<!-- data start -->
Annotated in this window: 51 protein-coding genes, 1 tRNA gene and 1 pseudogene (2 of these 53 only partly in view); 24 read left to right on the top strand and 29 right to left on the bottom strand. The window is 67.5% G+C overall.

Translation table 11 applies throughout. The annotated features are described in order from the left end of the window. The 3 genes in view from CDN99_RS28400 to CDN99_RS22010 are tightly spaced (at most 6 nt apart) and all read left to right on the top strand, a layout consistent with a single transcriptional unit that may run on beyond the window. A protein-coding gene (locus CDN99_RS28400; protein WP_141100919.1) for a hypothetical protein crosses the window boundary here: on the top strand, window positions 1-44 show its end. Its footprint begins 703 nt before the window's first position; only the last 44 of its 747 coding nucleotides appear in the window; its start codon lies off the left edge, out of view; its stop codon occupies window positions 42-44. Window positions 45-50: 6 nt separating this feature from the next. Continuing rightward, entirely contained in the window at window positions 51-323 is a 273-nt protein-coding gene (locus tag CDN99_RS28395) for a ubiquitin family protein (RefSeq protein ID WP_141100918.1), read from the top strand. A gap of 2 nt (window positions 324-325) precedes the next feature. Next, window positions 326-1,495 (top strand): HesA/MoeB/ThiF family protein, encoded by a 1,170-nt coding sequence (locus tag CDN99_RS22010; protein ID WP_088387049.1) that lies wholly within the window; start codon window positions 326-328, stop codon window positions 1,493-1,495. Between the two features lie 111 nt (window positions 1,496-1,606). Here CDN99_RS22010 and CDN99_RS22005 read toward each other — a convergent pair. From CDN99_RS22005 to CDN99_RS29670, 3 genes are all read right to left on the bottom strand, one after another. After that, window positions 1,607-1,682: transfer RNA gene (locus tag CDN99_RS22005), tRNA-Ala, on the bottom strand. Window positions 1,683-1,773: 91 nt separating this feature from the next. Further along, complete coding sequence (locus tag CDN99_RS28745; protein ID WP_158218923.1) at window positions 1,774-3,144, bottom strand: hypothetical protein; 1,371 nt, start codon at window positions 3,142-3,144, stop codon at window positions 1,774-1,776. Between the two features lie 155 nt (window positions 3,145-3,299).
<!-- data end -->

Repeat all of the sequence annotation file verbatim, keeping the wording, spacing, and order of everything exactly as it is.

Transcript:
Annotated in this window: 51 protein-coding genes, 1 tRNA gene and 1 pseudogene (2 of these 53 only partly in view); 24 read left to right on the top strand and 29 right to left on the bottom strand. The window is 67.5% G+C overall.

Translation table 11 applies throughout. The annotated features are described in order from the left end of the window. The 3 genes in view from CDN99_RS28400 to CDN99_RS22010 are tightly spaced (at most 6 nt apart) and all read left to right on the top strand, a layout consistent with a single transcriptional unit that may run on beyond the window. A protein-coding gene (locus CDN99_RS28400; protein WP_141100919.1) for a hypothetical protein crosses the window boundary here: on the top strand, window positions 1-44 show its end. Its footprint begins 703 nt before the window's first position; only the last 44 of its 747 coding nucleotides appear in the window; its start codon lies off the left edge, out of view; its stop codon occupies window positions 42-44. Window positions 45-50: 6 nt separating this feature from the next. Continuing rightward, entirely contained in the window at window positions 51-323 is a 273-nt protein-coding gene (locus tag CDN99_RS28395) for a ubiquitin family protein (RefSeq protein ID WP_141100918.1), read from the top strand. A gap of 2 nt (window positions 324-325) precedes the next feature. Next, window positions 326-1,495 (top strand): HesA/MoeB/ThiF family protein, encoded by a 1,170-nt coding sequence (locus tag CDN99_RS22010; protein ID WP_088387049.1) that lies wholly within the window; start codon window positions 326-328, stop codon window positions 1,493-1,495. Between the two features lie 111 nt (window positions 1,496-1,606). Here CDN99_RS22010 and CDN99_RS22005 read toward each other — a convergent pair. From CDN99_RS22005 to CDN99_RS29670, 3 genes are all read right to left on the bottom strand, one after another. After that, window positions 1,607-1,682: transfer RNA gene (locus tag CDN99_RS22005), tRNA-Ala, on the bottom strand. Window positions 1,683-1,773: 91 nt separating this feature from the next. Further along, complete coding sequence (locus tag CDN99_RS28745; protein ID WP_158218923.1) at window positions 1,774-3,144, bottom strand: hypothetical protein; 1,371 nt, start codon at window positions 3,142-3,144, stop codon at window positions 1,774-1,776. Between the two features lie 155 nt (window positions 3,145-3,299).